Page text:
Twenty years later, none of the American culprits in that deadly deception operation have been brought to justice. Some – for example, secretary of defense Donald Rumsfeld and secretary of state Colin Powell – have since died. Others – for example, president George W. Bush, and national security advisor Condoleeza Rice – remain not just alive and at large, but even prominent, influential, and widely respected.
The American Israel Public Affairs Committee and the Foundation for Defense of Democracies aren’t responding to requests for comment about the role their institutions played in making the case for war in Iraq.
Moreover, it appears they’ve taken steps to remove evidence of their actions from the Internet or outright deny the actions they took in 2002.
FDD was founded in April 2001 as EMET (Hebrew for “truth”) “to provide education to enhance Israel’s image in North America and the public’s understanding of issues affecting Israeli-Arab relations.” Clifford May, its founder, quickly went about pushing for war. In April 2002, he described Iran and Iraq as “terrorist-sponsoring regimes attempting to develop weapons of mass destruction.”
And in January 2002, May wrote, “That Saddam still has weapons of mass destruction cannot be seriously doubted,” in National Review Online.
Both articles are no longer visible on FDD’s website, although they are available on other sites. FDD didn’t just serve as a home base for numerous advocates for the Iraq War, the group took institutional positions advancing false intelligence about Iraq’s alleged WMDs.
The US State Department's annual human rights report has deferred to the Israeli government's version of events on the killing of Palestinian-American journalist Shireen Abu Akleh, and did not mention the death of a US citizen who died after being arrested by Israeli forces last year.
The report, released on Monday, did not label the journalist's death as an extrajudicial or arbitrary killing, only noting it under its section on freedom of expression.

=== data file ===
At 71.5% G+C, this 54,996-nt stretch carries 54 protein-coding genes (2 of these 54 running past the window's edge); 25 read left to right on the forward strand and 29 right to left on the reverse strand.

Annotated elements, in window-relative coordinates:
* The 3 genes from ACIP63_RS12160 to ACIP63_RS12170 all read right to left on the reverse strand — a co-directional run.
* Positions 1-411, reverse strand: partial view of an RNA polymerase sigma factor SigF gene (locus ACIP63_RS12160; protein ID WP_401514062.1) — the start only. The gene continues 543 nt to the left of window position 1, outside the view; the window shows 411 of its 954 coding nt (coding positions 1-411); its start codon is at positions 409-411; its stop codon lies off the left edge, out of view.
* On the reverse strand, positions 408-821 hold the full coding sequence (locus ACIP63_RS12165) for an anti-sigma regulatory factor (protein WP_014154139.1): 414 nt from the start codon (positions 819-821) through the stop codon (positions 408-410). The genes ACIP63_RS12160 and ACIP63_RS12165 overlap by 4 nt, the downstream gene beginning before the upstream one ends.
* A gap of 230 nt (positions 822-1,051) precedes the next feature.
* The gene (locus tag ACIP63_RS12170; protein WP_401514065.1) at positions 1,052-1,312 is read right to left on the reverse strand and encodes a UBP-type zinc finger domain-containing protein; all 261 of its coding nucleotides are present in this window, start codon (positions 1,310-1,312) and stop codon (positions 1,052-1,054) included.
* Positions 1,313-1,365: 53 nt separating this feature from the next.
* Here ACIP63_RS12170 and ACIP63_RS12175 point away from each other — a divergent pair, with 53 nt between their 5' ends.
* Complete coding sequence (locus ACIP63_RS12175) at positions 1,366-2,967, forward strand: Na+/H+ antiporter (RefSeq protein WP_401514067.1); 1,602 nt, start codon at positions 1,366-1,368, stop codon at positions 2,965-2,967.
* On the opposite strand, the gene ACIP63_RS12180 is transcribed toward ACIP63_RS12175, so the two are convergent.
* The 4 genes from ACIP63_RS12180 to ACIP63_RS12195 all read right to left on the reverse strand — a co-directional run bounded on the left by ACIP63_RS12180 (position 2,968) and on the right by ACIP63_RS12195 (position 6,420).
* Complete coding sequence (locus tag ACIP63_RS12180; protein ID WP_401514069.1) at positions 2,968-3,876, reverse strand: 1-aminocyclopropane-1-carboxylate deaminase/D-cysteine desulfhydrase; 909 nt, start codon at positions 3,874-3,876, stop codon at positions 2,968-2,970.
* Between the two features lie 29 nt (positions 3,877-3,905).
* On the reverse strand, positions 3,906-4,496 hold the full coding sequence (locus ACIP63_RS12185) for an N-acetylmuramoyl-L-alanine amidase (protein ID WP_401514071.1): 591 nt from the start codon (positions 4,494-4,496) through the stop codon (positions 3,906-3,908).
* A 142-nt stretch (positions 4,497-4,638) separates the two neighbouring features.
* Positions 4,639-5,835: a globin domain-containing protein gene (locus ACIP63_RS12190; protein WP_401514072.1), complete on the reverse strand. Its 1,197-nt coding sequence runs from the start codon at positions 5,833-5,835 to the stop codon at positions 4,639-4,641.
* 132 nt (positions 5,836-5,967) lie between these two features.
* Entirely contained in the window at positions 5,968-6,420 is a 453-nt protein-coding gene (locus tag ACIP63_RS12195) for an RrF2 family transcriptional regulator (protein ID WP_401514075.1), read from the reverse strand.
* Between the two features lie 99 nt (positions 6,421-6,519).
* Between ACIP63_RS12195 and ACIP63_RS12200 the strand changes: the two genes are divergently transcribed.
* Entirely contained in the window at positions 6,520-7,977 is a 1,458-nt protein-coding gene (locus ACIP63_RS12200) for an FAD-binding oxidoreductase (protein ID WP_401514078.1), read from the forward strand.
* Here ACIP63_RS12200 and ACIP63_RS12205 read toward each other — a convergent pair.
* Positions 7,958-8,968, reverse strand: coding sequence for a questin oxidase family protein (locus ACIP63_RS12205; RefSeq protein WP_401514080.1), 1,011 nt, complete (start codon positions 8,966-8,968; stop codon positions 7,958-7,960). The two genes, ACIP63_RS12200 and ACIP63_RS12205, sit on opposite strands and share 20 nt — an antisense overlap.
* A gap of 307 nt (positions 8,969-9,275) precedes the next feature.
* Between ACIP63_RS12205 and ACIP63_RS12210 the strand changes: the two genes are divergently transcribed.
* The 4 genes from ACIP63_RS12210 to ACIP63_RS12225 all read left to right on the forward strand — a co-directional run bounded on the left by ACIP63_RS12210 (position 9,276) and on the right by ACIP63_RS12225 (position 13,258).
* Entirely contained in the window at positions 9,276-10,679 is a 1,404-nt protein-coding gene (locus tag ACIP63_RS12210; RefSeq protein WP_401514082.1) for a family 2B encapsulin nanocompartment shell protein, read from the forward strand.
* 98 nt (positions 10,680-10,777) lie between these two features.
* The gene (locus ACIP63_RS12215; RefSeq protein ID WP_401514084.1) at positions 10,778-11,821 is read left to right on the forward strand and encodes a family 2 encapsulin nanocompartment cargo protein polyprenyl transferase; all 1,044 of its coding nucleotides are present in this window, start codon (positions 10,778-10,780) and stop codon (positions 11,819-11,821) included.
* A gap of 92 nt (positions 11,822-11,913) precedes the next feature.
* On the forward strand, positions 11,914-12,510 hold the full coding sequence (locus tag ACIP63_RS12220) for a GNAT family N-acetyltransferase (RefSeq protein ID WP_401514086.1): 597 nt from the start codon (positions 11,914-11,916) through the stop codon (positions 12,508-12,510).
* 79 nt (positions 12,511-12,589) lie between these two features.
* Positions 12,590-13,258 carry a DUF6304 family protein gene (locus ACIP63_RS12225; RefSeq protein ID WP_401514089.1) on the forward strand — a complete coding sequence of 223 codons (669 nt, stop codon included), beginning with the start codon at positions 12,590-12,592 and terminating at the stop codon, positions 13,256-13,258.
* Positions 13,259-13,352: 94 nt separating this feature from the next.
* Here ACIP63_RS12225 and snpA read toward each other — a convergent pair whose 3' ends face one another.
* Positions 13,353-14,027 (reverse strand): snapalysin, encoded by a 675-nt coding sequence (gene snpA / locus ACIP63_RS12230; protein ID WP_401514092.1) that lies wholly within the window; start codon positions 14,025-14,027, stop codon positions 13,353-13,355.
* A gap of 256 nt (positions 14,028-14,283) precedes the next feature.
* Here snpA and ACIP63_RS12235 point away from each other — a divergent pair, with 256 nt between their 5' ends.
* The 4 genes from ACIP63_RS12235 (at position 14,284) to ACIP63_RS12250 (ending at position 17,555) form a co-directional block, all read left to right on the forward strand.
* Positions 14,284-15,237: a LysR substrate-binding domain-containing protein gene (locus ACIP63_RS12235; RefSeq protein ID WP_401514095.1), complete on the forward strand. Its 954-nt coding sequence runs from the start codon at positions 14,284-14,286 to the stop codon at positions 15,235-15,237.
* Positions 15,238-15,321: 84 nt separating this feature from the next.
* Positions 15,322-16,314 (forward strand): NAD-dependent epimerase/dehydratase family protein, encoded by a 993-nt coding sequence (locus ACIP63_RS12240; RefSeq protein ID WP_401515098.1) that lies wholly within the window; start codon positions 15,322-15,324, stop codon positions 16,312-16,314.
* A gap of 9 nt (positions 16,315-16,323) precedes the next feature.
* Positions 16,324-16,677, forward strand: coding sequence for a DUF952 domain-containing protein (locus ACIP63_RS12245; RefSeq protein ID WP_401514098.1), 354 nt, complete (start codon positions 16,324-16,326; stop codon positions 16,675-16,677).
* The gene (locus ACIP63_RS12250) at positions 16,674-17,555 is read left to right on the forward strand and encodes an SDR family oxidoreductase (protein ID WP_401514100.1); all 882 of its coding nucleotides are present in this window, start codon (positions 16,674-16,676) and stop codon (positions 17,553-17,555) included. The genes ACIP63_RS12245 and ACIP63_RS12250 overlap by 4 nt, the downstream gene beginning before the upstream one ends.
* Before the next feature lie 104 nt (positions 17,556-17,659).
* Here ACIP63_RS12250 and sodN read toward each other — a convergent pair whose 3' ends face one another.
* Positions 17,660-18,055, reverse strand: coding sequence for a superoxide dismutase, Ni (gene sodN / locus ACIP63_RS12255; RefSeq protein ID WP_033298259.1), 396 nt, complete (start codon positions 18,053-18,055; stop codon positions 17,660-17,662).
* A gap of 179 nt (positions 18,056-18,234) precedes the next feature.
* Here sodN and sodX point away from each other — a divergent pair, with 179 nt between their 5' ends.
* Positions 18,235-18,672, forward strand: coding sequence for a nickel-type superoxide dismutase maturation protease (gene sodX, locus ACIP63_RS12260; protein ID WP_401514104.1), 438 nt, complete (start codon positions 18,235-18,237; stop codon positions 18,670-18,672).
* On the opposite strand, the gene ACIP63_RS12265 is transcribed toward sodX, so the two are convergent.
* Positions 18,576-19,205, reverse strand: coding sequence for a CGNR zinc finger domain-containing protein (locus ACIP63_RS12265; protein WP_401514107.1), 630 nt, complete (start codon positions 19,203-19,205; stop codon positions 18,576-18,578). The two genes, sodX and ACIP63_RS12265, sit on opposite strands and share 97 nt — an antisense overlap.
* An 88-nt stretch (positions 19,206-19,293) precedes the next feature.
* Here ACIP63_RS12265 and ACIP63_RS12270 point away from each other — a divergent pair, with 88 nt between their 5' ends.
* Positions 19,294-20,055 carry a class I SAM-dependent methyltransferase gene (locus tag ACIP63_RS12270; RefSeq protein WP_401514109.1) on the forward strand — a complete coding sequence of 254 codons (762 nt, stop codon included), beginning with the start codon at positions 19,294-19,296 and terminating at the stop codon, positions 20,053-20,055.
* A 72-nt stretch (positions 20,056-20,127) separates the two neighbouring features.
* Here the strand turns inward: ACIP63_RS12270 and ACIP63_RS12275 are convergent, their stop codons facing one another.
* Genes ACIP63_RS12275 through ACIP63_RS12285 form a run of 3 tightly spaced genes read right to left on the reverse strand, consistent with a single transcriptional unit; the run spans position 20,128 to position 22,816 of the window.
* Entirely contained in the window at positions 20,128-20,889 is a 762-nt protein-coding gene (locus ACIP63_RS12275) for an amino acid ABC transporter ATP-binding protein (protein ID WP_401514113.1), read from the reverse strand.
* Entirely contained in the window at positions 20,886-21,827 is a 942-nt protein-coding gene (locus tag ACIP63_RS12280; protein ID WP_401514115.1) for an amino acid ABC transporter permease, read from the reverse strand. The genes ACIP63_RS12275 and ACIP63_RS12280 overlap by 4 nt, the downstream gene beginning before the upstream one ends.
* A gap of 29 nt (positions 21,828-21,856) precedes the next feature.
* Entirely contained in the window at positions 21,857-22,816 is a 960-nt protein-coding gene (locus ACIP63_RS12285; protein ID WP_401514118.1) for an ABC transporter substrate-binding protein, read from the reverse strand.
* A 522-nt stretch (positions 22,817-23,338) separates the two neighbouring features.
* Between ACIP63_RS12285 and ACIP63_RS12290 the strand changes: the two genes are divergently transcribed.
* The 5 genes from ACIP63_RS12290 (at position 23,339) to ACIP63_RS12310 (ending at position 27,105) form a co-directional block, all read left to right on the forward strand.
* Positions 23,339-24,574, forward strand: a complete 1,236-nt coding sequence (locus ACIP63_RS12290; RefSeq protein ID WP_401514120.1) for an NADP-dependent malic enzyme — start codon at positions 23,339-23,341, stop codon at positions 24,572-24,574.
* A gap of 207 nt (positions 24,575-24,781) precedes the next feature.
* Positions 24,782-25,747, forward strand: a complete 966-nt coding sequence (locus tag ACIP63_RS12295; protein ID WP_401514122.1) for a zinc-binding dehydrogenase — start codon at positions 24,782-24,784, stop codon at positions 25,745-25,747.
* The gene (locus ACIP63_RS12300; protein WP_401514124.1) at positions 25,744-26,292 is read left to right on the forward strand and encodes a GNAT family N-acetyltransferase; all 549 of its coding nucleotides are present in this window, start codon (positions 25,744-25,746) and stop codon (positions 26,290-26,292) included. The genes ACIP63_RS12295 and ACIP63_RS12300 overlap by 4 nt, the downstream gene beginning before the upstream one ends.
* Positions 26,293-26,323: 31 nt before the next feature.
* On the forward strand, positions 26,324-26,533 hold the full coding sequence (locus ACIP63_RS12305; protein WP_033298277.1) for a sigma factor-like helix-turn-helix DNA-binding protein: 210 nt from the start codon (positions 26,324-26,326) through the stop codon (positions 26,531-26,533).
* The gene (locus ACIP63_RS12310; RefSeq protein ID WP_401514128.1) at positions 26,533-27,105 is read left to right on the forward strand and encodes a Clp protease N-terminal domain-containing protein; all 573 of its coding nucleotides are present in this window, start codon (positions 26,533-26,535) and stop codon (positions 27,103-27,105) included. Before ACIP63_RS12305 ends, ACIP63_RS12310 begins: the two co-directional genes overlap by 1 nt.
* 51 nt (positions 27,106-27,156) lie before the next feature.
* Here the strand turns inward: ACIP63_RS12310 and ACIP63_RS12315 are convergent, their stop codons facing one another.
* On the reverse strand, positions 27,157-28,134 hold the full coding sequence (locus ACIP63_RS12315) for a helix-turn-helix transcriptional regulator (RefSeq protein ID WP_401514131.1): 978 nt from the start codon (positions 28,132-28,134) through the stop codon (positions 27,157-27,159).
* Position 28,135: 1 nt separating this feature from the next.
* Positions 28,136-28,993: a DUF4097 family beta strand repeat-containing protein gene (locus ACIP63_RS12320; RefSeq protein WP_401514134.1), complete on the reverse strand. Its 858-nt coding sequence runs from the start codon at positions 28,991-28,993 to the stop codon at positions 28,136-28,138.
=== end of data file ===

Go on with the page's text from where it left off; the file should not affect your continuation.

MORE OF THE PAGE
Last May, Israeli forces shot and killed Abu Akleh during an Israeli raid on the city of Jenin in the occupied West Bank. Her death sparked Palestinian outrage and widespread international condemnation.
Britain and Israel will sign an agreement aimed at deepening technology, trade, and security ties over the next seven years when UK foreign minister James Cleverly meets his Israeli counterpart in London on Tuesday, The New Arab reported.
The decision comes despite a political crisis engulfing Prime Minister Benjamin Netanyahu’s controversial judicial overhaul, and the continued persecution and oppression of Palestinians in occupied territories.
Israel’s Eli Cohen is visiting London to sign the new roadmap for relations with Britain.
“Our roadmap will allow us to fully take advantage of the opportunities in areas of mutual interest, including tech, trade and security,” Cleverly said in a statement ahead of the visit.
Ethiopia’s government has accused the United States of taking a “partisan” approach by alleging that its forces, and Eritrean troops, had committed war crimes during the two-year conflict in Tigray.
“The US statement is inflammatory,” the foreign ministry said in a statement on Tuesday, a day after Washington accused all parties to the conflict of committing war crimes but singled out Ethiopian, Eritrean and regional Amhara forces for crimes against humanity, without mentioning forces loyal to the Tigray People’s Liberation Front (TPLF).
Later on Tuesday, Eritrea’s foreign ministry said the allegations were “unsubstantiated and defamatory” and constituted a “continuation of unwarranted hostility and demonisation that US administrations have pursued against Eritrea since 2009 to advance their ulterior political agendas.”
Donald Trump has told advisers that he wants to be handcuffed when he makes an appearance in court, if he is indicted by a Manhattan grand jury for his role in paying hush money to adult film star Stormy Daniels, multiple sources close to the former president have said.
The former president has reasoned that since he would need to go to the courthouse and surrender himself to authorities for fingerprinting and a mug shot anyway, the sources said, he might as well turn everything into a “spectacle”.